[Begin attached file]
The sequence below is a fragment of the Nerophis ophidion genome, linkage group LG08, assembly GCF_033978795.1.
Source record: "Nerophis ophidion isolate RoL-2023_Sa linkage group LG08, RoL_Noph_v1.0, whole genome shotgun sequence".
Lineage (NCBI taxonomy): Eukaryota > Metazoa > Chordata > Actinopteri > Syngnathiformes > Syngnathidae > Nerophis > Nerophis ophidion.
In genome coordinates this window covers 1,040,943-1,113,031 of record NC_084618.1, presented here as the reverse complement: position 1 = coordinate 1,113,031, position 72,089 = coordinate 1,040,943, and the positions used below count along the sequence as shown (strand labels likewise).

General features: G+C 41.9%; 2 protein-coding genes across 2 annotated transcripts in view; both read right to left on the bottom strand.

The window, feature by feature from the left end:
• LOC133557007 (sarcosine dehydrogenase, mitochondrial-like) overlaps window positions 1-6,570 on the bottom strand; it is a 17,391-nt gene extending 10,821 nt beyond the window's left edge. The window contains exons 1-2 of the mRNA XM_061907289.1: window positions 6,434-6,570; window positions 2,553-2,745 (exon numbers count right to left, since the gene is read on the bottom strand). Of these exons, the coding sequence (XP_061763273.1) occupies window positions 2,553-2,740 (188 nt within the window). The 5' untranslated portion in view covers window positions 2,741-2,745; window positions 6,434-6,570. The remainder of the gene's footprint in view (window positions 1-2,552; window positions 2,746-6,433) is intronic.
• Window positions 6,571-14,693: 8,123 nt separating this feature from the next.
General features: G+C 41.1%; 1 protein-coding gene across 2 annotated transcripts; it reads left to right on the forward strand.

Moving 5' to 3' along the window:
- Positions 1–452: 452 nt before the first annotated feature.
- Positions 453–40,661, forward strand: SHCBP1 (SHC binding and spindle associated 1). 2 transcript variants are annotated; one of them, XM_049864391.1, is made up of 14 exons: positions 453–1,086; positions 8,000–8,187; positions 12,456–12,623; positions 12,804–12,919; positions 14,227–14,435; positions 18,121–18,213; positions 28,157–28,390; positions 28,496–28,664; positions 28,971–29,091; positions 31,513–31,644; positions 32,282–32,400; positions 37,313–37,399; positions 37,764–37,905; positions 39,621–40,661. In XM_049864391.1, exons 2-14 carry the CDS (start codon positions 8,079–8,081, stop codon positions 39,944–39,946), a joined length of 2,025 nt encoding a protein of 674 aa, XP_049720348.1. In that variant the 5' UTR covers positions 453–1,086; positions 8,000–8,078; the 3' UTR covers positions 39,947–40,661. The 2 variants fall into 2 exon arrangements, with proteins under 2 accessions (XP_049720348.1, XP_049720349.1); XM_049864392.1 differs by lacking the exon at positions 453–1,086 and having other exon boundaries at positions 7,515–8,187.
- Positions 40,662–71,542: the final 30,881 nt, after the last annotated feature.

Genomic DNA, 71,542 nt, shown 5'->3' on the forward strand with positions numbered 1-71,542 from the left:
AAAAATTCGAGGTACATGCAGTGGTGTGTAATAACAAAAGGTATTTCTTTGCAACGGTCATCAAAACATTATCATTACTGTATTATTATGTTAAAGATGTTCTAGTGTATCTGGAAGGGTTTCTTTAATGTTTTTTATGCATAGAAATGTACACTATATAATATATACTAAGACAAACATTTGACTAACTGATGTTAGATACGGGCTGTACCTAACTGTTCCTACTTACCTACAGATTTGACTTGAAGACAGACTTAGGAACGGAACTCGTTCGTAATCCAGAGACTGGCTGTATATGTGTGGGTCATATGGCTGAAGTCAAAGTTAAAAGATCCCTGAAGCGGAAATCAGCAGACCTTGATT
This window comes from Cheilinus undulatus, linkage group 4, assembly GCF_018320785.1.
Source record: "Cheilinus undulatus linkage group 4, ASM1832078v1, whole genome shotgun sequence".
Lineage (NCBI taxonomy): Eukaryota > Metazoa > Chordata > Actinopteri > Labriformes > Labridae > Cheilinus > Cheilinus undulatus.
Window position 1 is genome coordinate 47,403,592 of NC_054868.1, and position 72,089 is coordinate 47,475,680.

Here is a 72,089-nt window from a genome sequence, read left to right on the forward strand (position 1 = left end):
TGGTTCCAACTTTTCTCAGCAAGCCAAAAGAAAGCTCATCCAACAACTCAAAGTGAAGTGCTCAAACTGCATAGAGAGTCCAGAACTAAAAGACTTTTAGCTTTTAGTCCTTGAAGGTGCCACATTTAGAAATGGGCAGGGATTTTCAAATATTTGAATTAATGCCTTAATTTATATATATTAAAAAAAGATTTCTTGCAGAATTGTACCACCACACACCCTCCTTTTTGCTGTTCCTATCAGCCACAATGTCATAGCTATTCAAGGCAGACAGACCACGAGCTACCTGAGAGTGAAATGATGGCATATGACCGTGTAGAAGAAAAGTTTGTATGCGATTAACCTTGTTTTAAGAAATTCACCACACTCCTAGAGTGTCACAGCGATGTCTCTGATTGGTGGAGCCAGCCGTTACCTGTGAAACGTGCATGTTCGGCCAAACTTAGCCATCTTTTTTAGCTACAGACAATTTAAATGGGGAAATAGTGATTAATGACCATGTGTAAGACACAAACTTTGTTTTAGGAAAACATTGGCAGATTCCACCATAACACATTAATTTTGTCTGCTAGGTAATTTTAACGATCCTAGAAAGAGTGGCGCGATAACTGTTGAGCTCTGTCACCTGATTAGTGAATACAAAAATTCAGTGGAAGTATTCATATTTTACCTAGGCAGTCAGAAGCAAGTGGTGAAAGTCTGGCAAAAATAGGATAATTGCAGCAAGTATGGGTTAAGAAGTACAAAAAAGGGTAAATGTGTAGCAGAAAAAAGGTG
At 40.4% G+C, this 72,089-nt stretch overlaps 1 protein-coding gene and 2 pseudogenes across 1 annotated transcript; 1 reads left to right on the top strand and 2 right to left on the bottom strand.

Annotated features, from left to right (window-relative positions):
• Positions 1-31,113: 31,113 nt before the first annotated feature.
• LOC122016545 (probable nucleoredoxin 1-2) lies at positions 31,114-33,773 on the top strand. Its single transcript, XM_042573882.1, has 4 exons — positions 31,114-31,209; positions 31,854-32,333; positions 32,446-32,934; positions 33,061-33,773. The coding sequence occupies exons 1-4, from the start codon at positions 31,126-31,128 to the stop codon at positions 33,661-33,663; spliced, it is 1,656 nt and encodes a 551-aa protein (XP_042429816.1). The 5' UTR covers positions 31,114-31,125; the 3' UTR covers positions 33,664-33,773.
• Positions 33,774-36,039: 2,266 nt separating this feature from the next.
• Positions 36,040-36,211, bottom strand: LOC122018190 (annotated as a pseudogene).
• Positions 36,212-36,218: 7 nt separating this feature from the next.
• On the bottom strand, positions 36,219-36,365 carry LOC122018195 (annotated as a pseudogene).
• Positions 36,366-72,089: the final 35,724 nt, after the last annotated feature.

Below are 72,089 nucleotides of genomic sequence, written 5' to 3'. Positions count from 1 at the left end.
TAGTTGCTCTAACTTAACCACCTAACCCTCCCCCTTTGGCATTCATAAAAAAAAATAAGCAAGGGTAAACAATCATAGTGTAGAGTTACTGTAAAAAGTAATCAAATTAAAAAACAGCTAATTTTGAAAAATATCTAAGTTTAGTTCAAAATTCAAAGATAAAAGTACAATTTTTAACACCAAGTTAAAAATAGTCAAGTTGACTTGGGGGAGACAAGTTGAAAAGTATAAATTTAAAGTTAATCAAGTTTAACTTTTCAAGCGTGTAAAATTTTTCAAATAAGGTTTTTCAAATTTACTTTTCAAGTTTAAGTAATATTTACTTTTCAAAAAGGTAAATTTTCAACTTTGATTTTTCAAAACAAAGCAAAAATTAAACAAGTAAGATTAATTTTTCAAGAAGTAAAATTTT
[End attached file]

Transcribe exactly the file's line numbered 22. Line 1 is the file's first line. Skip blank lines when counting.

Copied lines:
At 40.4% G+C, this 72,089-nt stretch overlaps 1 protein-coding gene and 2 pseudogenes across 1 annotated transcript; 1 reads left to right on the top strand and 2 right to left on the bottom strand.